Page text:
‘‘26 Monkeys, Also the Abyss’’ by Kij Johnson (Asimov's Jul 2008)
‘‘Article of Faith’’ by Mike Resnick (Baen's Universe Oct 2008)
‘‘Evil Robot Monkey’’ by Mary Robinette Kowal (The Solaris Book of New
Science Fiction, Volume Two)
‘‘Exhalation’’ by Ted Chiang (Eclipse Two)
‘‘From Babel's Fall'n Glory We Fled’’ by Michael Swanwick (Asimov's Feb 2008)


Best Related Book (263 Ballots Cast)
Rhetorics of Fantasy by Farah Mendlesohn (Wesleyan University Press)
Spectrum 15: The Best in Contemporary Fantastic Art by Cathy Fenner &
Arnie Fenner, eds. (Underwood Books)
The Vorkosigan Companion: The Universe of Lois McMaster Bujold by
Lillian Stewart Carl & John Helfers, eds. (Baen)
What It Is We Do When We Read Science Fiction by Paul Kincaid (Beccon
Publications)
Your Hate Mail Will Be Graded: A Decade of Whatever, 1998-2008 by John
Scalzi (Subterranean Press)

Best Graphic Story (212 Ballots Cast)
The Dresden Files: Welcome to the Jungle Written by Jim Butcher, art
by Ardian Syaf (Del Rey/Dabel Brothers Publishing)
Girl Genius, Volume 8: Agatha Heterodyne and the Chapel of Bones
Written by Kaja & Phil Foglio, art by Phil Foglio, colors by Cheyenne
Wright (Airship Entertainment)
Fables: War and Pieces Written by Bill Willingham, pencilled by Mark
Buckingham, art by Steve Leialoha and Andrew Pepoy, color by Lee
Loughridge, letters by Todd Klein (DC/Vertigo Comics)
Schlock Mercenary: The Body Politic Story and art by Howard Tayler
(The Tayler Corporation)
Serenity: Better Days Written by Joss Whedon & Brett Matthews, art by
Will Conrad, color by Michelle Madsen, cover by Jo Chen (Dark Horse
Comics)
Y: The Last Man, Volume 10: Whys and Wherefores Written/created by
Brian K. Vaughan, pencilled/created by Pia Guerra, inked by Jose
Marzan, Jr. (DC/Vertigo Comics)

Best Dramatic Presentation, Long Form (436 Ballots Cast)

The Dark Knight Christopher Nolan & David S. Goyer, story; Jonathan
Nolan and Christopher Nolan, screenplay; based on characters created
by Bob Kane; Christopher Nolan, director (Warner Brothers)
Hellboy II: The Golden Army Guillermo del Toro & Mike Mignola, story;
Guillermo del Toro, screenplay; based on the comic by Mike Mignola;
Guillermo del Toro, director (Dark Horse, Universal)
Iron Man Mark Fergus & Hawk Ostby and Art Marcum & Matt Holloway,
screenplay; based on characters created by Stan Lee & Don Heck & Larry
Lieber & Jack Kirby; Jon Favreau, director (Paramount, Marvel Studios)
METAtropolis edited by John Scalzi; Elizabeth Bear, Jay Lake, Tobias
Buckell, John Scalzi, and Karl Schroeder, writers (Audible Inc.)
WALL-E Andrew Stanton & Pete Docter, story; Andrew Stanton & Jim
Reardon, screenplay; Andrew Stanton, director (Pixar/Walt Disney)

Best Dramatic Presentation, Short Form (336 Ballots Cast)

Lost: “The Constant”, Carlton Cuse & Damon Lindelof, writers; Jack
Bender, director (Bad Robot, ABC studios)
Doctor Horrible's Sing-Along Blog Joss Whedon, & Zack Whedon, & Jed
Whedon, & Maurissa Tancharoen, writers; Joss Whedon, director (Mutant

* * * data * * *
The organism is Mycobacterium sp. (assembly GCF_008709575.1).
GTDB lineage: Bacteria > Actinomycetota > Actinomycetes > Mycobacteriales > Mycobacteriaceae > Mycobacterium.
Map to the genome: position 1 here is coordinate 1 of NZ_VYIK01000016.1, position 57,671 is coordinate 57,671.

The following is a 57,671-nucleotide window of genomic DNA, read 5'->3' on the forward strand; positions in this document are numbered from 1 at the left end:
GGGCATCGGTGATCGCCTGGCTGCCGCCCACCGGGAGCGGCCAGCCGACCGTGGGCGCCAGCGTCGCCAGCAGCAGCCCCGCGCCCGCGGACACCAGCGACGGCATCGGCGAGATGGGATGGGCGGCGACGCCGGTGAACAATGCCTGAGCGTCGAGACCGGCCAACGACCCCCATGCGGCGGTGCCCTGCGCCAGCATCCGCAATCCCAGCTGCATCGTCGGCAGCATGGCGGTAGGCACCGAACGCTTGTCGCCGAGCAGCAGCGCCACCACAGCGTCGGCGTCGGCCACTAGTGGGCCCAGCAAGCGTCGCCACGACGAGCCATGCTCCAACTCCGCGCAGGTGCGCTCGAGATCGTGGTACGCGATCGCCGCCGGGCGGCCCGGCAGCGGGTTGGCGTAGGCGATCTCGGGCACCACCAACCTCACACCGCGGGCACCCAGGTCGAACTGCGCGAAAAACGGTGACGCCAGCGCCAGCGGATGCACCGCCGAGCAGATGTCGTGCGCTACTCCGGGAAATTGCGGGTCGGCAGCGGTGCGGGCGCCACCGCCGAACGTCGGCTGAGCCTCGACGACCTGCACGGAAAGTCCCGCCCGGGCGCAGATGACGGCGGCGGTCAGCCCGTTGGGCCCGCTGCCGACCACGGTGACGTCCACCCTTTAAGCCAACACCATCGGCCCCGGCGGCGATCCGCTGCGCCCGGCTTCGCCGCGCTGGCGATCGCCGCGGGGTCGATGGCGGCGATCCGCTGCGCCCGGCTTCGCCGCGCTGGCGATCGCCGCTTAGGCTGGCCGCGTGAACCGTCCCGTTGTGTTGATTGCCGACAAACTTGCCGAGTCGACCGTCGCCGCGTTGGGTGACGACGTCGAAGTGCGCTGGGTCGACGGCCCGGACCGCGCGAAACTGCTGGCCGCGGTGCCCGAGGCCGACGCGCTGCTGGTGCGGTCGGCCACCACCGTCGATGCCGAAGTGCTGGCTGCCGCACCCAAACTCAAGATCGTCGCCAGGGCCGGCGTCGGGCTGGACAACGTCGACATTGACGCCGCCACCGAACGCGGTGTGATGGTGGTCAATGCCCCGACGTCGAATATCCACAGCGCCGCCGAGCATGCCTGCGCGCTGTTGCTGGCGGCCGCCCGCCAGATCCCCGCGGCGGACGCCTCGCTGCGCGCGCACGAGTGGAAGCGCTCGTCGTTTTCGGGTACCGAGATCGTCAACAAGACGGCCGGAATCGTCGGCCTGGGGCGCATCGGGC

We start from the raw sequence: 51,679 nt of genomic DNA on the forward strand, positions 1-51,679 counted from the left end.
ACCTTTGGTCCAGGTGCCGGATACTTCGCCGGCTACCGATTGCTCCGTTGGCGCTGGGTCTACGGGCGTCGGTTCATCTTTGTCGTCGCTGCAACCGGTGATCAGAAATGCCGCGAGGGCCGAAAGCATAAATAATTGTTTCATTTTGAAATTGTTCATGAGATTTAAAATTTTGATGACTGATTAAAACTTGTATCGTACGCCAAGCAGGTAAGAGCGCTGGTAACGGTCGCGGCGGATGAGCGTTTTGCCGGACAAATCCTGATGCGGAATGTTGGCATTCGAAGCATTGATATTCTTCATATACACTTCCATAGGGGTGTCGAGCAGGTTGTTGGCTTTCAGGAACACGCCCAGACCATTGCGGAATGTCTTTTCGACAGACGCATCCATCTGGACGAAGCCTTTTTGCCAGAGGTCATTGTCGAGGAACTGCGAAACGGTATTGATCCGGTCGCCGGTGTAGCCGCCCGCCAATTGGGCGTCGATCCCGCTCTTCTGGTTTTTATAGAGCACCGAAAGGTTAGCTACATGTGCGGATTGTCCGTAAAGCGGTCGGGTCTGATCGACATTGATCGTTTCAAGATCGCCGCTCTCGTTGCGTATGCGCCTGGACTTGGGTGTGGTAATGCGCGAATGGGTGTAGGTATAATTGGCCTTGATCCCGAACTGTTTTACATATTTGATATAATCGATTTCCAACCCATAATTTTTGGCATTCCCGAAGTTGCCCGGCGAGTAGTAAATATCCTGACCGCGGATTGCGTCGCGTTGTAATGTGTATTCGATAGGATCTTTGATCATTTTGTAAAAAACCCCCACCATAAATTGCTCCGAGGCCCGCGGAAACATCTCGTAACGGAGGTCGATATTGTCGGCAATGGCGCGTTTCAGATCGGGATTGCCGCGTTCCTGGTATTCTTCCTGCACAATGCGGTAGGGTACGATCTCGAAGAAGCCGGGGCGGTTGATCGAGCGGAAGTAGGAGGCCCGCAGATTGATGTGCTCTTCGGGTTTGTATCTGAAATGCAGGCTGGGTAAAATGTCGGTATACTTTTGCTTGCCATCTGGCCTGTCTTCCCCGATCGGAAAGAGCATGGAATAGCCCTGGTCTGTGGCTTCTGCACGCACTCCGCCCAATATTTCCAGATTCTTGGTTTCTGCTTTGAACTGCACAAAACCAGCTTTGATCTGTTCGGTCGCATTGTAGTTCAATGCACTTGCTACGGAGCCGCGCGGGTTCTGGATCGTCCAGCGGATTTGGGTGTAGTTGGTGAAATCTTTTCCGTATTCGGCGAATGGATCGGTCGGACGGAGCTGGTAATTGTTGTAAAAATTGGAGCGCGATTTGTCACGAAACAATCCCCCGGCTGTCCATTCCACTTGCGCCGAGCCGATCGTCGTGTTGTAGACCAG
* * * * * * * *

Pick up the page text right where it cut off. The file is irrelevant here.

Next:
Enemy)
Battlestar Galactica: “Revelations”, Bradley Thompson & David Weddle,
writers; Michael Rymer, director (NBC Universal)
Doctor Who: “Silence in the Library”/”Forest of the Dead”, Steven
Moffat, writer; Euros Lyn, director (BBC Wales)
Doctor Who: “Turn Left”, Russell T. Davies, writer; Graeme Harper,
director (BBC Wales)

Best Editor, Short Form (377 Ballots Cast)
Ellen Datlow
Stanley Schmidt
Jonathan Strahan
Gordon Van Gelder
Sheila Williams

Best Editor, Long Form (273 Ballots Cast)
Lou Anders
Ginjer Buchanan
David G. Hartwell
Beth Meacham
Patrick Nielsen Hayden

Best Professional Artist (334 Ballots Cast)
Daniel Dos Santos
Bob Eggleton
Donato Giancola
John Picacio
Shaun Tan

Best Semiprozine (283 Ballots Cast)
Clarkesworld Magazine edited by Neil Clarke, Nick Mamatas, & Sean Wallace
Interzone edited by Andy Cox
Locus edited by Charles N. Brown, Kirsten Gong-Wong, & Liza Groen Trombi
The New York Review of Science Fiction edited by Kathryn Cramer, Kris
Dikeman, David G. Hartwell, & Kevin J. Maroney
Weird Tales edited by Ann VanderMeer & Stephen H. Segal

Best Fan Writer (291 Ballots Cast)
Chris Garcia
John Hertz
Dave Langford
Cheryl Morgan
Steven H Silver

Best Fanzine (257 Ballots Cast)
Argentus edited by Steven H Silver
Banana Wings edited by Claire Brialey and Mark Plummer
Challenger edited by Guy H. Lillian III
The Drink Tank edited by Chris Garcia
Electric Velocipede edited by John Klima
File 770 edited by Mike Glyer

Best Fan Artist (187 Ballots Cast)
Alan F. Beck
Brad W. Foster
Sue Mason
Taral Wayne
Frank Wu

The John W. Campbell Award for Best New Writer (288 Ballots Cast)
Aliette de Bodard*
David Anthony Durham*
Felix Gilman
Tony Pi*
Gord Sellar*

*(Second year of eligibility)


The 67th World Science Fiction Convention, known as Anticipation, will
take place in Montréal, Québec, Canada from Thursday, August 6th
through Monday, August 10th, 2009.

Some are available online as free reads. Check the list here for reader links.